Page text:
Benefits are due to go up by 5.2% from next April, in line with September'​s inflation figures. However, the government is worried about the cost of such hikes and the impact on public opinion given the current low wage increases. The Financial Times is reporting that Chancellor George Osborne has asked officials for alternative models, including a rise in line with average earnings growth of about 2.5% or freezing some payments.

It is understood the government will have "​resolved"​ the options by early December when the uprating of benefits is presented to Parliament. The Institute of Fiscal Studies has calculated that the 5.2% September inflation figure will add £​1.8bn to welfare spending next year.It said freezing all benefits and pensions would save about £​10bn and linking benefits increases to wage rises would save £​5bn.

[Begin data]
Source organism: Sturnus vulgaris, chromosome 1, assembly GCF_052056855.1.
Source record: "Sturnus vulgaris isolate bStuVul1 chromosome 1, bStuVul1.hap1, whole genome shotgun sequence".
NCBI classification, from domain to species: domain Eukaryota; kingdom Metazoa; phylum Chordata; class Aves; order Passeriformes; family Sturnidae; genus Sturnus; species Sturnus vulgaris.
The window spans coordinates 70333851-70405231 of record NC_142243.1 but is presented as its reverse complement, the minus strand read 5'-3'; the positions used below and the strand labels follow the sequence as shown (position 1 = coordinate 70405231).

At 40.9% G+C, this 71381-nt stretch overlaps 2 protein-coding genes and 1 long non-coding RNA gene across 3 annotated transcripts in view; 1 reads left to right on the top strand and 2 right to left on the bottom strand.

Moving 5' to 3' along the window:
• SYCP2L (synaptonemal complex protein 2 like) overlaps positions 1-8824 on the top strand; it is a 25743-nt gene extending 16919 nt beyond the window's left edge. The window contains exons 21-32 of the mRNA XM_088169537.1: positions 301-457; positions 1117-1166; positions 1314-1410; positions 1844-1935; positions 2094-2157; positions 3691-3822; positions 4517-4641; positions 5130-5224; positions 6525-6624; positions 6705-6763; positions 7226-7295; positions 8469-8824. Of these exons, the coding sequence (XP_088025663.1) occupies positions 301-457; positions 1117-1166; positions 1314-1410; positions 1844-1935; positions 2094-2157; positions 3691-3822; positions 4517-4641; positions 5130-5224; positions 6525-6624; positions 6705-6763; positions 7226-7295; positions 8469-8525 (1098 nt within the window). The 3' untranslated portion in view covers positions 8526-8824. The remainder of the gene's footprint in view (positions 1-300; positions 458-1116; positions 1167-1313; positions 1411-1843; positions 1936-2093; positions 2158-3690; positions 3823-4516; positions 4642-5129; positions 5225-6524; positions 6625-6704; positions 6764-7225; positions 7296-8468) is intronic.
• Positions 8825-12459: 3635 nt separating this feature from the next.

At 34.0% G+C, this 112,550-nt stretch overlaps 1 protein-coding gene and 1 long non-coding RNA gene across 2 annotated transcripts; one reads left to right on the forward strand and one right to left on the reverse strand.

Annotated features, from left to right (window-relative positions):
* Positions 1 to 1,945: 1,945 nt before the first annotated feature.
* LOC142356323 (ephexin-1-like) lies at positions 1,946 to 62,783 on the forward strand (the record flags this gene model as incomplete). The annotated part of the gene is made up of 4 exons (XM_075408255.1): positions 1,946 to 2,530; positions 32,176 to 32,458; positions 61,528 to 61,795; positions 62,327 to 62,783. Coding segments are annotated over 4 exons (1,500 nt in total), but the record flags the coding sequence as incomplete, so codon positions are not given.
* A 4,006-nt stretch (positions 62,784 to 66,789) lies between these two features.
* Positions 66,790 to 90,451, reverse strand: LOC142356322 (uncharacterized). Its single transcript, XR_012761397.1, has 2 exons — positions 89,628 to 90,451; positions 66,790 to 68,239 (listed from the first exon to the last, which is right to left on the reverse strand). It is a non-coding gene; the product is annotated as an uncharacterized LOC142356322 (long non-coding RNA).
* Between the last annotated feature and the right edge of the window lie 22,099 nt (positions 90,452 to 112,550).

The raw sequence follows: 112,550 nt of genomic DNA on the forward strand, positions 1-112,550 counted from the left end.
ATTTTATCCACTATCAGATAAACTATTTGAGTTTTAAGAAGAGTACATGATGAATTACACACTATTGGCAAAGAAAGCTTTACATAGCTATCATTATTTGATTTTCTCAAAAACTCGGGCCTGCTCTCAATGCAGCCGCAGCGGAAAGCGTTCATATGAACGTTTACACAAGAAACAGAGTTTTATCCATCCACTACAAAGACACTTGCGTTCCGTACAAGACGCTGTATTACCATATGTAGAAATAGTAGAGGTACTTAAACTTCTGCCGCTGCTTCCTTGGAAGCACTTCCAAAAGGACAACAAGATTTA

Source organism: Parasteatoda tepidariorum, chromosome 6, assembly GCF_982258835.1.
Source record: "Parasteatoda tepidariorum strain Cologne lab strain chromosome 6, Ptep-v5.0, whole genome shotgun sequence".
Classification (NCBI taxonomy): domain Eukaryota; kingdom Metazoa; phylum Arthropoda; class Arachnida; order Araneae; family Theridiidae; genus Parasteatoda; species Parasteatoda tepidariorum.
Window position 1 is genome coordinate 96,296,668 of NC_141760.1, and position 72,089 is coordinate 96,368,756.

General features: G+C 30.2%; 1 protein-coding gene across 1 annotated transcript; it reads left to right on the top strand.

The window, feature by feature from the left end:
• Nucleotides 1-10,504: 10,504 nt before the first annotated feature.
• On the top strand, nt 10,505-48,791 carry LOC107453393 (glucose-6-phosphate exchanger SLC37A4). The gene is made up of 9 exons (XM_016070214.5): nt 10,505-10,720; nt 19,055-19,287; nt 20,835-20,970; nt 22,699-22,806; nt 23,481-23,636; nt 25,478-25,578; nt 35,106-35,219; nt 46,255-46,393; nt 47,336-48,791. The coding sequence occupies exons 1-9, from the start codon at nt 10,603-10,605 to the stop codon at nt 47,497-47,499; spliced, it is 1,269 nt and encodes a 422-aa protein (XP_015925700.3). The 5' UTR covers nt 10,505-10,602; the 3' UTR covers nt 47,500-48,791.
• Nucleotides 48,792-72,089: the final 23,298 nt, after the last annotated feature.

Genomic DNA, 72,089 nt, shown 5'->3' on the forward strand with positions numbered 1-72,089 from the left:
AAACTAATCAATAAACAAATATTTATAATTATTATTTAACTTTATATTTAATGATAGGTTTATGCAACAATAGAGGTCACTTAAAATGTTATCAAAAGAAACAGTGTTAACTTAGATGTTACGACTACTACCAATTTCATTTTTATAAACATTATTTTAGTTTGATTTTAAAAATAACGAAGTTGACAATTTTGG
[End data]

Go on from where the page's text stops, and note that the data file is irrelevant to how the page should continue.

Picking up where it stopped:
A further option of switching from the September inflation figure to an average inflation figure calculated over six months could save about £​1.4bn, the IFS added.


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